Another Ontario watchdog is taking a closer look at the province’s Greenbelt changes after an audit found political staff deleted records and used personal accounts to email lobbyists about the protected area.

In a statement, the Office of Ontario’s Information and Privacy Commissioner told The Narwhal it is considering “potential next steps” related to the explosive report by auditor general Bonnie Lysyk into how the provincial government chose to allow development on 15 pieces of the protected Greenbelt.

If she launches an investigation, Information and Privacy Commissioner Patricia Kosseim would be the latest provincial watchdog to examine the widening scandal for the Ford government, which is also facing several probes from the province’s integrity commissioner over its ties to developers, as well as a possible police investigation.

The RCMP also confirmed on Wednesday that they were reviewing potential “irregularities” regarding changes to the Greenbelt following a referral from the Ontario Provincial Police. The OPP said they had referred the matter to the RCMP to avoid “any potential perceived conflict of interest.”

The flurry of police statements came less than a day after Ford’s office said it had accepted the resignation of Clark’s chief of staff, Ryan Amato. Lysyk’s report had found Amato was responsible for choosing 92 per cent of the Greenbelt land that was opened for development, but in a resignation letter obtained by the Globe and Mail, Amato said he had been “unfairly depicted.”

Amato didn’t respond to an email from The Narwhal.

Lysyk’s audit, released earlier this month, concluded the government gave “preferential treatment” to a group of well-connected developers. It also found political staff in the government had “regularly” deleted emails and said disposing of emails related to the Greenbelt changes would be contrary to provincial record-keeping laws.

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We’re investigating Ontario’s environmental cuts
The Narwhal’s Ontario bureau is telling stories you won’t find anywhere else. Keep up with the latest scoops by signing up for a weekly dose of our independent journalism.

Political staff also used personal email accounts to talk to lobbyists and conduct government business, even forward messages between personal and government accounts, which would go against provincial guidelines, the audit concluded.

In a statement to The Narwhal, the information commissioner’s office said it “will be meeting” with Lysyk’s office to discuss the findings of her audit in “greater detail,” and to determine “potential next steps.”

“We cannot provide additional details at this time but we would be pleased to follow up with you when there are further developments regarding this matter,” the office said.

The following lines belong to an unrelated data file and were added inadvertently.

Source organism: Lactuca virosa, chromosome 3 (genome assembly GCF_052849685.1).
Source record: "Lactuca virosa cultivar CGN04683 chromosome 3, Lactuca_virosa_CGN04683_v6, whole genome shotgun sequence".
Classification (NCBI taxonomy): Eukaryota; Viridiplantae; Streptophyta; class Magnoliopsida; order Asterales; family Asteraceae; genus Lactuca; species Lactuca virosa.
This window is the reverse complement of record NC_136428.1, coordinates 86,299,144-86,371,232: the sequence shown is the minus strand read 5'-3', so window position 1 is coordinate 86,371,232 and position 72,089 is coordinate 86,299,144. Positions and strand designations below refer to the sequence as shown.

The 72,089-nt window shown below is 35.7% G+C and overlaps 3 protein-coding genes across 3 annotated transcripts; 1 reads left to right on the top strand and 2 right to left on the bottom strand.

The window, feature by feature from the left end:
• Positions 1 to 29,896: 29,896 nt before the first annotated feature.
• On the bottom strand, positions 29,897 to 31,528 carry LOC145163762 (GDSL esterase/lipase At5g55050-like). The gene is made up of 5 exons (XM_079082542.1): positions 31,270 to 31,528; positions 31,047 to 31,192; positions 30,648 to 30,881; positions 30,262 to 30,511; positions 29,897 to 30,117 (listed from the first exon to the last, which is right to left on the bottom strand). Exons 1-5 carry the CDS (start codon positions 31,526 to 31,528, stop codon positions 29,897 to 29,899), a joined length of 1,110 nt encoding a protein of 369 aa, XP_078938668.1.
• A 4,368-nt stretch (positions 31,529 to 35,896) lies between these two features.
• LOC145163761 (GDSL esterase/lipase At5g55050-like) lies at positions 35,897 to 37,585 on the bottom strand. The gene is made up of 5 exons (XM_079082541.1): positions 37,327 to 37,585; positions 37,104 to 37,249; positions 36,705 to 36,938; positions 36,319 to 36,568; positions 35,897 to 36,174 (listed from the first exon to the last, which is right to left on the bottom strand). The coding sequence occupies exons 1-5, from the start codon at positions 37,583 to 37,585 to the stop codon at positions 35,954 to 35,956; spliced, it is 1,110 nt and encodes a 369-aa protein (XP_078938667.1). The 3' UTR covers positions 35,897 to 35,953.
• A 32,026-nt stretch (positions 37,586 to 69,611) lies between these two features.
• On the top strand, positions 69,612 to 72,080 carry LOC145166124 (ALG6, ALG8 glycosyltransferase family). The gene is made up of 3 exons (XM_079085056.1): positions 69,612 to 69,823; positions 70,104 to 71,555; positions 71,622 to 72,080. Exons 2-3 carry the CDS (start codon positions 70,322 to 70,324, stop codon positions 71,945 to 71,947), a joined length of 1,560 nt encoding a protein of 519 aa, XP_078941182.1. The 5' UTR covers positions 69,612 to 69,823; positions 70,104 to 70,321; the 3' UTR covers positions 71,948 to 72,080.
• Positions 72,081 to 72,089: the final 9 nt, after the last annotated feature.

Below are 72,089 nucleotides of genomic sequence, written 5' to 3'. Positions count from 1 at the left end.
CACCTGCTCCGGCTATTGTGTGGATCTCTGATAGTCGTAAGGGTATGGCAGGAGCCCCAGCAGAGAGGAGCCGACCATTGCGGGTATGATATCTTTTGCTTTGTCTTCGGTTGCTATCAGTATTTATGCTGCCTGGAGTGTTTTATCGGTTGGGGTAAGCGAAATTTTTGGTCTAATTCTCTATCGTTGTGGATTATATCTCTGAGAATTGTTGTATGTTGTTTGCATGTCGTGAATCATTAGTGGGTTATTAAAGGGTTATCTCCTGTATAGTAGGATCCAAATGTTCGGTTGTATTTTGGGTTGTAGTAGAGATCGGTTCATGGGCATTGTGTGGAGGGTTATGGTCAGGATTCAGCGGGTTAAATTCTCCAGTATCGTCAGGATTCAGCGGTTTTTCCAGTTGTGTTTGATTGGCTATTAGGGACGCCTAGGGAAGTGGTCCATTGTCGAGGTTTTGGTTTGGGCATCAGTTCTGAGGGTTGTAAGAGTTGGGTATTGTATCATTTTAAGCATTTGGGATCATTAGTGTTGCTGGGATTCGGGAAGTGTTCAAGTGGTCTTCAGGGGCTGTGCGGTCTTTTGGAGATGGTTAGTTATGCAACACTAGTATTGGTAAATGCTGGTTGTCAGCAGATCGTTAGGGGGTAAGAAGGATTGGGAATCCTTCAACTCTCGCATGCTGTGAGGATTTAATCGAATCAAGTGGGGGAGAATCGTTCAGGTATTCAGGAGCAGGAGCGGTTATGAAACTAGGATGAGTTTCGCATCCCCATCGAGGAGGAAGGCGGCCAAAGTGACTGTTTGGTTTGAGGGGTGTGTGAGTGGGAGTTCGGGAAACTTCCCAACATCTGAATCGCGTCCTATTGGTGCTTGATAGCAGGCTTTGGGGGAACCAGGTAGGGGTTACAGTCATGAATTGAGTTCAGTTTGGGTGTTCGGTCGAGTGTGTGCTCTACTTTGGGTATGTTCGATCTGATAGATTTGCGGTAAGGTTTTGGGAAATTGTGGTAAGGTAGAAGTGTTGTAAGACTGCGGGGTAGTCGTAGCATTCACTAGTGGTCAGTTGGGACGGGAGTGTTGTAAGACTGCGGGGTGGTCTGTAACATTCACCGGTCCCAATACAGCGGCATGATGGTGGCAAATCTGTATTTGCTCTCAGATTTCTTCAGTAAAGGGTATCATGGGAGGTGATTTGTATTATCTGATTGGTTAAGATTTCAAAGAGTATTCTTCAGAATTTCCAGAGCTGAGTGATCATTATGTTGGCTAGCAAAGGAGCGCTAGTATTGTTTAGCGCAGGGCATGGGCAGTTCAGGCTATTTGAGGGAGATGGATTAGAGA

Becky Fong, a spokesperson for Lysyk’s office, said the auditor general cannot comment.
The information and privacy commissioner is a watchdog who oversees how well public institutions in Ontario follow record-keeping rules, among other things. The office investigates potential breaches of those laws. (It also decides appeals of freedom of information requests.)

Outgoing Ontario Auditor General Bonnie Lysyk poses by a railing inside an office atrium
Ontario auditor general Bonnie Lysyk was the first provincial watchdog to probe the provincial government’s Greenbelt changes. Ontario’s integrity commissioner is also working on two related investigations. Photo: Fatima Syed / The Narwhal

Premier Doug Ford’s Office told The Narwhal it has accepted recommendations from Lysyk about how to improve its record-keeping processes, and is following up with the information watchdog about Lysyk’s findings. 

“We have been in contact with the information and privacy commissioner following the report and have established a working group to ensure the recommendations are implemented as soon as possible,” spokesperson Caitlin Clark said in an emailed statement. 

The office of Municipal Affairs and Housing Minister Steve Clark, whose ministry is responsible for the Greenbelt, did not respond to a request for comment.

In the wake of Lysyk’s report, both Ford and Clark said they weren’t aware of the issues she documented, but took responsibility. They did not contest Lysyk’s findings about government record-keeping. 

Record-keeping scandals have been damaging for previous governments 

The statement from the information watchdog comes after the opposition Ontario NDP asked Kosseim on Aug. 18 to ensure the government “recovers and retains” all records related to the Greenbelt decision. 

In the request, Ontario NDP Leader Marit Stiles cited the auditor general’s Greenbelt report and reporting from Global News which suggested Premier Doug Ford uses his personal cell phone to conduct government business. According to the Global News story, government officials said  Ford’s personal number has nothing to do with government business and called any suggestion that Premier Ford used his personal phone for government work “speculative.”

While Ford has handed out his personal cell phone number at events, his government cell wasn’t used to make a single call over the course of a week in November 2022, according to call logs obtained by Global through freedom of information — the same month the government announced its plan to open the Greenbelt to development. (Global also found Ford didn’t use his government phone for three months at the height of the COVID-19 pandemic in 2020 and 2021).

“The opposition believes that these facts constitute a troubling pattern of behaviour by this government, demonstrating a pervasive disregard for record-keeping and transparency, and perhaps even intentional attempts to avoid public scrutiny,” Stiles wrote in a letter to Kosseim.